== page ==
New York categorizes forgery into different degrees based on the type of document involved and the potential harm. For instance, forgery in the third degree, which is the least severe, includes forging any written instrument that does not fall into more serious categories. More severe categories, like forgery in the second or first degree, involve more significant documents or enormous potential impacts, such as government-issued documents or instruments that affect substantial legal rights.

It’s also worth noting that New York State has specific statutes that deal with different types of forgery, including forgery of currency, legal contracts, public records, and other documents. The penalties for forgery can vary significantly based on the degree of the crime, with more serious offenses resulting in more significant penalties.

Under New York Penal Law (sections 170.00 to 170.65), the crime of forgery is categorized into different degrees:

  • Forgery In The Third Degree (NY Penal Law § 170.05): Forgery in the third degree is a class A misdemeanor and involves falsely making, altering, forging, or counterfeiting any written instrument with intent to defraud.
  • Forgery in the Second Degree (NY Penal Law § 170.10): This is a class D felony. It elevates the third-degree offense by specifying types of documents, such as deeds, wills, contracts, commercial instruments, credit cards, and public records.
  • Forgery In The First Degree (NY Penal Law § 170.15): This is a class C felony that involves forging certain types of documents with a higher degree of protection, such as currency, stocks, bonds, and government-issued stamps.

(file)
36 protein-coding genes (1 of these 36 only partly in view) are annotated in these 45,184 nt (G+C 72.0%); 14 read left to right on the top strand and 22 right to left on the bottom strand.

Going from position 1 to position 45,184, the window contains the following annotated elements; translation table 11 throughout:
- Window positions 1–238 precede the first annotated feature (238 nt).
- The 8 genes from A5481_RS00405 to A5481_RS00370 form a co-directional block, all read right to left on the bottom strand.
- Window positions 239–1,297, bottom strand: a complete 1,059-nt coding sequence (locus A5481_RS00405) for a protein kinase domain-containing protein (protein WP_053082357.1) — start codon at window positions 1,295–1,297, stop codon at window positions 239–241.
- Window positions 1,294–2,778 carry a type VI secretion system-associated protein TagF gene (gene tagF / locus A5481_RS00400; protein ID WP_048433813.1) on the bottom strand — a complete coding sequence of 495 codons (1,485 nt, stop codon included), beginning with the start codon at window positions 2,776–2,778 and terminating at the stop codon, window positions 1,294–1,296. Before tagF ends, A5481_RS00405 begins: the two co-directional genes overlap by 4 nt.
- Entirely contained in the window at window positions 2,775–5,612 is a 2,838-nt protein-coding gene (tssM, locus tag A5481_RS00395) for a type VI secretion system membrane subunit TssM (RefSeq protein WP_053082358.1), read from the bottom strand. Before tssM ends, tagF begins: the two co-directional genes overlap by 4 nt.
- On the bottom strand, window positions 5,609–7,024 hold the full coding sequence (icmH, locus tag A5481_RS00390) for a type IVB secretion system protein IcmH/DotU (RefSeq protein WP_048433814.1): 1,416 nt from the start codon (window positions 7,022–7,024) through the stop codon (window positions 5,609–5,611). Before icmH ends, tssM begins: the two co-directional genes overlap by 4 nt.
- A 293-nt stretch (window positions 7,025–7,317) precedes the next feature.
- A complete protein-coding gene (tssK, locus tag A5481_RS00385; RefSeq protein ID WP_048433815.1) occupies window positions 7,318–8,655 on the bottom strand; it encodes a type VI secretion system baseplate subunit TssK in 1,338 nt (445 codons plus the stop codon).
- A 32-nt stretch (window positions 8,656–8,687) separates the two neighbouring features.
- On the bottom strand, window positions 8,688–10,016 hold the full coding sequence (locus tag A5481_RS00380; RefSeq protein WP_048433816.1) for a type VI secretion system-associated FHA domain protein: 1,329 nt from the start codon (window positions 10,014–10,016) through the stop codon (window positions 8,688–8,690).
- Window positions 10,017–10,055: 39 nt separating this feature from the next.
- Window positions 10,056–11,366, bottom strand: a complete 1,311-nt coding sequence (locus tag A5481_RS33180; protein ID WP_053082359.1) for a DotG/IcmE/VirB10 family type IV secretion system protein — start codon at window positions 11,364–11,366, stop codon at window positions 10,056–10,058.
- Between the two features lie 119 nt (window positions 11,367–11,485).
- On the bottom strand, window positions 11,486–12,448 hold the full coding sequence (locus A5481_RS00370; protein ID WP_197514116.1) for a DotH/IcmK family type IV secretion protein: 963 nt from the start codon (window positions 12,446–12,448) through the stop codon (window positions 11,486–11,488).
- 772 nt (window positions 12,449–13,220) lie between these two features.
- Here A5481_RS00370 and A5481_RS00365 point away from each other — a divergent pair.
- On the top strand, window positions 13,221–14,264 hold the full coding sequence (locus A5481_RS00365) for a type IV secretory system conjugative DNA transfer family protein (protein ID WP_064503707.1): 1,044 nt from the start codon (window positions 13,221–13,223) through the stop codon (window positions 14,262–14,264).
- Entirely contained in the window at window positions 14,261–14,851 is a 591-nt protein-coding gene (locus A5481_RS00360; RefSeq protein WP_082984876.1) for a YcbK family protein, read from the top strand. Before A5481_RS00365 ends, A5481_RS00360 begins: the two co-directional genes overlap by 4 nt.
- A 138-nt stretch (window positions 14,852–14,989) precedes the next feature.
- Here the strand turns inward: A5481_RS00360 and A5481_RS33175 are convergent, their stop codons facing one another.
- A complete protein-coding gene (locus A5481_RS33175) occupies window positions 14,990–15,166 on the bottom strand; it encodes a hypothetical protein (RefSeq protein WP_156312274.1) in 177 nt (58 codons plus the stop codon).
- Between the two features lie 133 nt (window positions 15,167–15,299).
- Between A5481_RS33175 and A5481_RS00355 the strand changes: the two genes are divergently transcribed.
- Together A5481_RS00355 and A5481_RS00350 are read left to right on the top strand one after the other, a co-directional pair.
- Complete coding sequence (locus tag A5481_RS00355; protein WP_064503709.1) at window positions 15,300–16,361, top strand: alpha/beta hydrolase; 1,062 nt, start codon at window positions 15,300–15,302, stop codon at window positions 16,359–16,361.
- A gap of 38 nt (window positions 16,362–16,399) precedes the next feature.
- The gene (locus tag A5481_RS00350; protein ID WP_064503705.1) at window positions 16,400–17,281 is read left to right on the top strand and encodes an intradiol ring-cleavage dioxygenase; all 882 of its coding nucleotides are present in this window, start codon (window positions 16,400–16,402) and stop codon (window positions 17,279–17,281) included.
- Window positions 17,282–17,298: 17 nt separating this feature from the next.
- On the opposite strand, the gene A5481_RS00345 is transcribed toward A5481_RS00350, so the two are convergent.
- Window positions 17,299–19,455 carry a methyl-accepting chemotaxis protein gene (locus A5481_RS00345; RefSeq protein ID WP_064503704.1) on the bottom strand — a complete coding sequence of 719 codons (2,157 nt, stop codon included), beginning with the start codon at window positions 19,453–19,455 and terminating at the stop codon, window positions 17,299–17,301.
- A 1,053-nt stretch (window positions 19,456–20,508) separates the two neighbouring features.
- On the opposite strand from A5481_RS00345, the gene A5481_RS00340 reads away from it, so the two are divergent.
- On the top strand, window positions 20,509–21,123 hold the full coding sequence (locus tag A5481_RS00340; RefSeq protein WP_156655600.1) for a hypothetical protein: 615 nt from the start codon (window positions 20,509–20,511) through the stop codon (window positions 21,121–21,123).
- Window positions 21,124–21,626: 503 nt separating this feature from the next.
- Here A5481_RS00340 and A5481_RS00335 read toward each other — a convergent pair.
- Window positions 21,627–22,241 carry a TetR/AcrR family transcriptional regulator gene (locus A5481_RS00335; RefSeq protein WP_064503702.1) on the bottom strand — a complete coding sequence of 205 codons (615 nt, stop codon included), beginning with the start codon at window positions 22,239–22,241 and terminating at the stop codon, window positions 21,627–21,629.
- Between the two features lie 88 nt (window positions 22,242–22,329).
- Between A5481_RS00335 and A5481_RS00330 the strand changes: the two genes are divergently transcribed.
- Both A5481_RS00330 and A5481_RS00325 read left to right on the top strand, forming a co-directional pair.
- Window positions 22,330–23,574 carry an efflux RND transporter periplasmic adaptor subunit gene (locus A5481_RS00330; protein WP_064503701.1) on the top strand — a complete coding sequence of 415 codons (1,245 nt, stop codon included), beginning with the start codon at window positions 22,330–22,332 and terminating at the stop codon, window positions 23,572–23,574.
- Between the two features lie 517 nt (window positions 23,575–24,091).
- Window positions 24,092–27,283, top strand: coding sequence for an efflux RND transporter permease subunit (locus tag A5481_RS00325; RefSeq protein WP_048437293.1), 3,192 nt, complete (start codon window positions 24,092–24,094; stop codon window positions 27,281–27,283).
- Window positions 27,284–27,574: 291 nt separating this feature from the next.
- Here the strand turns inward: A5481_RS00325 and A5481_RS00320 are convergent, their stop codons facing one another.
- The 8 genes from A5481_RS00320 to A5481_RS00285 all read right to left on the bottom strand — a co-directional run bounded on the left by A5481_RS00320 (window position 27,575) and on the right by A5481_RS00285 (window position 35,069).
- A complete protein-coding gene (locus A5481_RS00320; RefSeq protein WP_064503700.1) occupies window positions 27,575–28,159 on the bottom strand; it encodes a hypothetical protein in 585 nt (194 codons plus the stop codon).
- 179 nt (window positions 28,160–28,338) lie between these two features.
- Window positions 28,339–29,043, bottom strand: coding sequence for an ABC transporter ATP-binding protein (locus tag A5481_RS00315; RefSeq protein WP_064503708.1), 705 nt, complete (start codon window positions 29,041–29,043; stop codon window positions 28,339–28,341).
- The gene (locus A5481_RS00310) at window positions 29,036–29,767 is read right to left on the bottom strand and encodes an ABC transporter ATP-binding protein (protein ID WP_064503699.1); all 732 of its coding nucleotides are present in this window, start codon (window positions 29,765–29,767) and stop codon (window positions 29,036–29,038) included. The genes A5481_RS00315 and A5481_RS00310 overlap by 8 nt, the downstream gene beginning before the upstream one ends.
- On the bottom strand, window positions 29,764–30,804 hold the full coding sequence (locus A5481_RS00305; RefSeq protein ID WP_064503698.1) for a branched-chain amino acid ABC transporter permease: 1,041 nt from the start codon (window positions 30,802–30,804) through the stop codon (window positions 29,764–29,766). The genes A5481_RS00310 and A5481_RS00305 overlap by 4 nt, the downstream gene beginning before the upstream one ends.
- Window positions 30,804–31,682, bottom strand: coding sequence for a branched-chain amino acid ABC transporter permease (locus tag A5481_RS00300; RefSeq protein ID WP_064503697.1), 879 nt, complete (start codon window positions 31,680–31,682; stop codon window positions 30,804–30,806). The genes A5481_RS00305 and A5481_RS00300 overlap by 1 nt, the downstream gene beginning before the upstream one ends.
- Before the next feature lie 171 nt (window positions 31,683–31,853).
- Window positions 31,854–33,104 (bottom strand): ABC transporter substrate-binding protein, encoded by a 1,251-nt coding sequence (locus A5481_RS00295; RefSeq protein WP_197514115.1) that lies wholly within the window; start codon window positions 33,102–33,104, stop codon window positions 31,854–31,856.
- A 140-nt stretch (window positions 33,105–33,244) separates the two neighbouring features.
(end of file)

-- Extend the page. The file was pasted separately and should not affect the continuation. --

Legal Consequences Of Forgery In New York

The legal consequences of a forgery conviction in New York can vary significantly based on the degree of the charge:

  • For a Class A misdemeanor (third degree): Up to 1 year in jail.
  • For a Class D felony (second degree): Up to 7 years in prison.
  • For a Class C felony (first degree): Up to 15 years in prison.

Moreover, individuals convicted of forgery can also face fines, restitution (compensation for financial losses suffered by the victim), probation, community service, and a permanent criminal record. The exact punishment will vary based on the facts of the case, the value involved, the defendant’s criminal history, and other factors.

Defenses To Crime Of Forgery

Defenses against forgery charges can vary widely but may include lack of intent to defraud, duress, incapacity, or the assertion that the document was not actually forged. Legal considerations also involve how the forgery was executed and the defendant’s intent.

Contact Our Forgery Defense Attorney Serving New York & Long Island

If someone is charged with forgery in New York or Long Island, they must consult a skilled criminal defense attorney who can provide advice based on the specifics of their case. The law considers the act of forging, the intention behind it, and the type of document involved. Due to the complexities involved in such cases, you must contact an experienced criminal law attorney in Long Island or throughout the New York Metropolitan area who can powerfully assist you with your defense. Contact Michael A. Arbeit, PC, to help ensure that your rights are protected and that we provide you with a proper defense should you need it.

Michael A. Arbeit, P.C. assists clients throughout Long Island including Nassau County, Suffolk County, Garden City, and New York, including Queens, Brooklyn, Manhattan, Staten Island, and The Bronx.